Sale of a Tomb Chapel (Demotic)

Sale of a Tomb Chapel (Demotic)
Papyrus; L. 44 cm; W. 77 cm
Drah Abu El–Naga (Thebes); November 7, 302 BCE
The Eckley B. Coxe Jr. Expedition to Drah abu el Naga (Thebes), Egypt. Directed by Clarence Stanley Fisher, 1921–1923; University of Pennsylvania Museum of Archaeology and Anthropology: 29–86–505.1

© Penn Museum object 29–86–505, image #245994

This document is part of a trove of Demotic papyri from a family archive found by the Penn Museum’s archaeological expedition in 1922. They were unearthed in two jars in a Ptolemaic house built in a nineteenth-dynasty tomb at Drah` Abu el-Naga on the west bank at Thebes (modern Luxor).

The documents extend in time from 317 BCE, when Ptolemy was still officially only the governor of Egypt, down to 200 BCE. They concern the property affairs of an extended family and consist mainly of formal documents written in Demotic.

Property transfers in Demotic generally required two documents, one that records the sale (or gift) of the property, and the other in which the seller (or giver) renounces any claim on the property. The two would typically be written on the same roll of papyrus, with the list of witnesses to each. Although for convenience in displaying the two contracts they have been separated in modern times, they were originally a single piece of magnificent scale, with lavish margins of blank papyrus surrounding the beautifully written Demotic text, which occupies only a third of the available space.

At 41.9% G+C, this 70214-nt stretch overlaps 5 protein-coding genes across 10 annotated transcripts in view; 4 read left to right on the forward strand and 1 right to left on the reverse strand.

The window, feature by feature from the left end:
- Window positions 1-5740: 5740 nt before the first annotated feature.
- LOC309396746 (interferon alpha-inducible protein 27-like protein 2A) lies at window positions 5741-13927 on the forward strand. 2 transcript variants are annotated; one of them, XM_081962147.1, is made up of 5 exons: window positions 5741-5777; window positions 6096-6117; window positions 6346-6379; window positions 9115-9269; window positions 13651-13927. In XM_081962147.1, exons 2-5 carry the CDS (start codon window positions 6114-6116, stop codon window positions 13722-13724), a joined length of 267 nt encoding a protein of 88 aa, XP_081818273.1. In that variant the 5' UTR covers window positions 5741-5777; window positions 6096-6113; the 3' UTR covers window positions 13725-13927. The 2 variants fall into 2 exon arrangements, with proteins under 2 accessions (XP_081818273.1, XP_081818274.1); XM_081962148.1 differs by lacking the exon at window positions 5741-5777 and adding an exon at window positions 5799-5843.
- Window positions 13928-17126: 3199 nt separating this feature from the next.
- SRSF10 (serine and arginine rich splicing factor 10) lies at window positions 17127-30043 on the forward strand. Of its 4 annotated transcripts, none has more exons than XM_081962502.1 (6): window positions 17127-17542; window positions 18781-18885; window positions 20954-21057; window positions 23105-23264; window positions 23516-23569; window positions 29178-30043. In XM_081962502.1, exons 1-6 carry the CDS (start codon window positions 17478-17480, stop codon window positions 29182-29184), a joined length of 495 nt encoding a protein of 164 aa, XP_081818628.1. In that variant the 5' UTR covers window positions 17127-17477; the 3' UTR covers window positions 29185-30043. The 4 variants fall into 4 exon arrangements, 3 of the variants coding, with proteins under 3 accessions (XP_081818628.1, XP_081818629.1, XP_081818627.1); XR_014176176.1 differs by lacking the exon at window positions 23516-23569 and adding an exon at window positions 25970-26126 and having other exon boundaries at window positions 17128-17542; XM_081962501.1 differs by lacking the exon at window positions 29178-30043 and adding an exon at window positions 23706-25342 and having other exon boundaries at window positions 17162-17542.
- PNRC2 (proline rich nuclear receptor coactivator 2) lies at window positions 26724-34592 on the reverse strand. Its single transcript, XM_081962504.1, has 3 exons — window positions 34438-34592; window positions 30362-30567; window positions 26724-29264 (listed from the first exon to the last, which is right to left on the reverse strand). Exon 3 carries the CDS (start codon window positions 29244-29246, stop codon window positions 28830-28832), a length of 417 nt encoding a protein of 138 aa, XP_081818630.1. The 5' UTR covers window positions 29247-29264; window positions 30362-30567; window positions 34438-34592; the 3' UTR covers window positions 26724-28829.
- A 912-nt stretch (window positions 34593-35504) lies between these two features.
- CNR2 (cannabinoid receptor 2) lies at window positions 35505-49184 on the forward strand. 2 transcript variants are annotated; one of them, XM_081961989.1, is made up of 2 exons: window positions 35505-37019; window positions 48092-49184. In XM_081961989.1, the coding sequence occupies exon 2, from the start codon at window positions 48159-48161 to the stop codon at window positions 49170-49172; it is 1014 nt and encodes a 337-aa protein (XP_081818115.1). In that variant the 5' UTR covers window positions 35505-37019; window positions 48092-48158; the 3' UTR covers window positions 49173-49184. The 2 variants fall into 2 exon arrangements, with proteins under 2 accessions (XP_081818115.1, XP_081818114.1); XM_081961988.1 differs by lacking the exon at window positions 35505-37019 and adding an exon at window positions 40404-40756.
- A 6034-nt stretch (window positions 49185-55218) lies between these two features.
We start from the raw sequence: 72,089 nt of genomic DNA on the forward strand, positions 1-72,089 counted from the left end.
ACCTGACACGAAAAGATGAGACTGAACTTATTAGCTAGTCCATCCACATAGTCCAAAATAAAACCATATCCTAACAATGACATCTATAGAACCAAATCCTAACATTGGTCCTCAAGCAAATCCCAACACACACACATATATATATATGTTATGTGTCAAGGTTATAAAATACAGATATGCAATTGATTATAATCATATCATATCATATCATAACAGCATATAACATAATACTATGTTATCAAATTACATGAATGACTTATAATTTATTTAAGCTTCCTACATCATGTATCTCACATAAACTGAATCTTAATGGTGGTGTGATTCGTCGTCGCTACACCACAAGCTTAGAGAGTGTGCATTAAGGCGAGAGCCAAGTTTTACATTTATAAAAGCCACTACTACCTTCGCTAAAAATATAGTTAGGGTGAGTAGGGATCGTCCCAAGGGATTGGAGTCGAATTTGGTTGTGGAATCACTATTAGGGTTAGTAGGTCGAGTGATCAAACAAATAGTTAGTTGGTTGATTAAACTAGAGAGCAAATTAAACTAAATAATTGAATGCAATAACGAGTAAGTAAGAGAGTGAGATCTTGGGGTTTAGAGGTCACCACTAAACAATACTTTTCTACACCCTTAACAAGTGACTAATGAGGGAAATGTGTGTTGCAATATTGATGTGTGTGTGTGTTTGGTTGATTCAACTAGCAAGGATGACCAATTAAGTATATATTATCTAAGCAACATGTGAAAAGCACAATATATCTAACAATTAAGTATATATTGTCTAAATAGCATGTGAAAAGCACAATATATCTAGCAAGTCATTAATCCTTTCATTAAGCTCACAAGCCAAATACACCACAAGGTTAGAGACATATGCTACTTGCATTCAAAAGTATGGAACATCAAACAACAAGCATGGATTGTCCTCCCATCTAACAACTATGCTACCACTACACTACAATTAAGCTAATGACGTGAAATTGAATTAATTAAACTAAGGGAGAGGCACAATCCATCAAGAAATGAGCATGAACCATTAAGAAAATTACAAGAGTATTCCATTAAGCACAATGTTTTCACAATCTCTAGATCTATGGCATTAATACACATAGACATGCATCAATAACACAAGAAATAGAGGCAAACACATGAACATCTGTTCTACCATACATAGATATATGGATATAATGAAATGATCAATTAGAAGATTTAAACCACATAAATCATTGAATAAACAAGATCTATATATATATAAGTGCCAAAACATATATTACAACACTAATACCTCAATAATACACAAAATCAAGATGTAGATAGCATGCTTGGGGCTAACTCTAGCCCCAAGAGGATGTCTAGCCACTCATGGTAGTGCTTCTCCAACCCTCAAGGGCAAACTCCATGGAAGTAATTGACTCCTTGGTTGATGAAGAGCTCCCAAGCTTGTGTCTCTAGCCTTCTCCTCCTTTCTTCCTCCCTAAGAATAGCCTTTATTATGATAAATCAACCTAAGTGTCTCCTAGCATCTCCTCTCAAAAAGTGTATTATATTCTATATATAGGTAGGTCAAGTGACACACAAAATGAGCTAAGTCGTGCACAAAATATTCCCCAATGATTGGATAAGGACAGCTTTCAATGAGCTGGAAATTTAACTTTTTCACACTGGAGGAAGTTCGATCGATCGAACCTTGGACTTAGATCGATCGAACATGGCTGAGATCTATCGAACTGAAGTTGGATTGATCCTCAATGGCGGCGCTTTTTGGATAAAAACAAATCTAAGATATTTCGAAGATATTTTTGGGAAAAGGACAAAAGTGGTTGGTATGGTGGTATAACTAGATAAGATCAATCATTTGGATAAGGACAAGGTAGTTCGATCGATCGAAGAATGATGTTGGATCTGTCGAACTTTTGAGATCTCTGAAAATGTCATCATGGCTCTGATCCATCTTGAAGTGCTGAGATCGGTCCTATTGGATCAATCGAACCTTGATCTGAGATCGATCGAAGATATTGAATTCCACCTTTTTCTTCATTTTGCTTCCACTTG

M. el-Amir. A Family Archive from Thebes: Demotic Papyri in the Philadelphia and Cairo Museums from the Ptolemaic Period. Cairo, 1959.